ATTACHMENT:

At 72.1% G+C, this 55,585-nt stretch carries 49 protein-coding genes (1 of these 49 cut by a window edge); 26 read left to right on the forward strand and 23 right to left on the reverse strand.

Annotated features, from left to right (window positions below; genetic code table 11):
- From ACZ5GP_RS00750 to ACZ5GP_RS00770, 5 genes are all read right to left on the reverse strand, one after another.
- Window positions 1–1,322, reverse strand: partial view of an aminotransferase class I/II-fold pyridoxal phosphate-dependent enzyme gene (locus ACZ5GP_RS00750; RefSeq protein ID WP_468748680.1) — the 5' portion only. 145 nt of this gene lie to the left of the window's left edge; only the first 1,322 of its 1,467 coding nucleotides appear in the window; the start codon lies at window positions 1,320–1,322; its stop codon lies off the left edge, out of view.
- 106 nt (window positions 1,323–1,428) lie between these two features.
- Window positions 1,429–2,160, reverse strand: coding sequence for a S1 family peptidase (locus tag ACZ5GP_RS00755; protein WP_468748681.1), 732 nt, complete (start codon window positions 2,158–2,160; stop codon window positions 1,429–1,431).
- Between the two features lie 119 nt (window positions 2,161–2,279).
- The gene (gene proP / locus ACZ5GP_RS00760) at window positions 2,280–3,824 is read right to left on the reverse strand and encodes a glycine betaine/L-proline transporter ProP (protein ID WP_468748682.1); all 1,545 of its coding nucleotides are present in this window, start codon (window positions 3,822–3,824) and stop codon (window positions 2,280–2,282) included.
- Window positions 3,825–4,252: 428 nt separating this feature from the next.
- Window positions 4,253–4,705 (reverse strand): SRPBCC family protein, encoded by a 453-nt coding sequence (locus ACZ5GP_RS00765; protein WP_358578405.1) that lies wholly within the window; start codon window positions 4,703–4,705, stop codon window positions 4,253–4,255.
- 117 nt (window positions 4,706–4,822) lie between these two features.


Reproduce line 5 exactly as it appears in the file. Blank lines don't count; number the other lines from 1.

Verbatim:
- 106 nt (window positions 1,323–1,428) lie between these two features.